Ha minden jól megy [’If everything goes well’. A literary anthology of the authors supported by the Soros Foundation–Hungary], 1994. Book
From the outset, one of the main aims and preferred profiles of the Soros Foundation Hungary (HSF), was to provide support for contemporary Hungarian literature through the numerous grants and prizes offered for writers and literary scholars as well as the largescale system of support for book publishers, periodicals, and libraries following 1989–1990. The jubilary anthology of works by 58 writers, which enjoyed the support of the Foundation, was launched to mark the 10th anniversary in order to represent the versatile values of this literary heritage, with a forward by novelist Miklós Mészöly and the title by Péter Esterházy: Ha minden jól megy / If Everything Goes Well on Its Way. It was published in 1994, more or less at the halftime of Soros Foundation Hungary’s support for Hungarian literature, by a new Budapest scholarly publisher, the Balassi Publishing House.
In fact, this special project of literary grants and other forms of support was originally intended to be but a modest experiment to determine whether an alternative patronage system based on private donations by George Soros could work more or less independently outside the prevailing system of communist cultural policy. The call for grant applications was announced, and in early 1985, an advisory board was formed of four devoted middle-aged experts: Miklós Almási, Mátyás Domokos, Ottó Orbán, and Endre Török, chaired by a widely respected senior poet and essayist, István Vas. It was quite clear from the outset that the process of selecting the grantees required considerable attention to detail, and results could only be achieved step by step. Therefore, most of the successful applicants were recruited from among authors who had not been banned or supported by the regime, but rather had simply been tolerated. Dissident writers, who by that time published their works mostly in samizdats, or writers who were more radically critical (such as intransigent poet György Petri) were repeatedly denied support by the party through the co-chairman of Soros Foundation Hungary, an apparatchik who represented the Hungarian Academy of Science. Still, some dissidents were able to secure support later, such as György Berkovits, Zsolt Csalog, János Kenedi, and Sándor Radnóti.1989 and 1990 brought major changes. The advisory board was renewed and divided into two separate juries: one responsible for belle lettres, another for literary scientific support. Instead of grants, a system of literary prizes was established named after Hungarian nineteenth-century and twentieth-century classic authors, like Endre Ady, Lajos Kassák, Dezső Kosztolányi, Gyula Krúdy, Imre Madách, Sándor Weöres, etc. Furthermore, a set of new projects was launched to provide direct support for literary publishers, periodicals, and libraries throughout the country. During the first ten years (i.e. up until 1994) of the Soros literary patronage program, altogether 330 grantees and 50 prize-winners were given support. Most of them were original, middle-aged talents, including several Hungarian poets and novelists from Romania, Yugoslavia, and Czechoslovakia, such as Lajos Grendel, Elemér Horváth, István Szilágyi, Ottó Tolnai, János Székely, Árpád Tőzsér, and László Végel.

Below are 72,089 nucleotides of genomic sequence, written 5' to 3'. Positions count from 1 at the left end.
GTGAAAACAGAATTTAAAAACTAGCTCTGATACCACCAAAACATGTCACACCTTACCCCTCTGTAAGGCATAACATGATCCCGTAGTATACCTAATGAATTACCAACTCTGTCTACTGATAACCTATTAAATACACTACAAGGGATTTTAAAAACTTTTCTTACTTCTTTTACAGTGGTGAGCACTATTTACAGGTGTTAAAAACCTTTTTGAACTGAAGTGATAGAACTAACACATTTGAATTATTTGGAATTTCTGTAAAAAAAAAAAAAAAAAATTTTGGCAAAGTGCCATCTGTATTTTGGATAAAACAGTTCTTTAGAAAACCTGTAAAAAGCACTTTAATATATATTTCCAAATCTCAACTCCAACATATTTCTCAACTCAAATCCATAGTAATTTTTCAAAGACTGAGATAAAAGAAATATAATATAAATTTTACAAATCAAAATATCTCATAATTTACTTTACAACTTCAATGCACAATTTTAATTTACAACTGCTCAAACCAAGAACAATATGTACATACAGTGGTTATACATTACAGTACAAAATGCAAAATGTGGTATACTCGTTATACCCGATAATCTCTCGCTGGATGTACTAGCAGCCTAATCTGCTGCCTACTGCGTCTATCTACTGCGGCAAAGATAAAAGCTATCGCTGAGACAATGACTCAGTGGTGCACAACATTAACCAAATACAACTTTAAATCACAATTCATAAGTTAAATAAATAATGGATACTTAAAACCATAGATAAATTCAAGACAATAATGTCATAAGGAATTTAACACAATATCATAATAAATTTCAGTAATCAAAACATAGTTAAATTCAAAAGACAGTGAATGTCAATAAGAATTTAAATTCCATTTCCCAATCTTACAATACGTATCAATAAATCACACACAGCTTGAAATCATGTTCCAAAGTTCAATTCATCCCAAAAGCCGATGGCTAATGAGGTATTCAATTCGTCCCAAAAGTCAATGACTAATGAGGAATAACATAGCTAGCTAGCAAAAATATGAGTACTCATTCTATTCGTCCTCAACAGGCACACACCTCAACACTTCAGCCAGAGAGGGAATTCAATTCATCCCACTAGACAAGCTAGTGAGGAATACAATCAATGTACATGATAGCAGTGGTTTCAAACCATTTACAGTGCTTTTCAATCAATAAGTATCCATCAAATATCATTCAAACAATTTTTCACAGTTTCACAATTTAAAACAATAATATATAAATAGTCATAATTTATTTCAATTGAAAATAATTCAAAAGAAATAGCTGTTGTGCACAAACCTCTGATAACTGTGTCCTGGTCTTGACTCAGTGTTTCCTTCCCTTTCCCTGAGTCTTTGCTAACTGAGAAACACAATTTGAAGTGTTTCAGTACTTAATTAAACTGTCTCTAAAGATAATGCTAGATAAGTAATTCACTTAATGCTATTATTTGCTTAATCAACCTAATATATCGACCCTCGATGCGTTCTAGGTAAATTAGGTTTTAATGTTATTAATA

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- Nóvé, Béla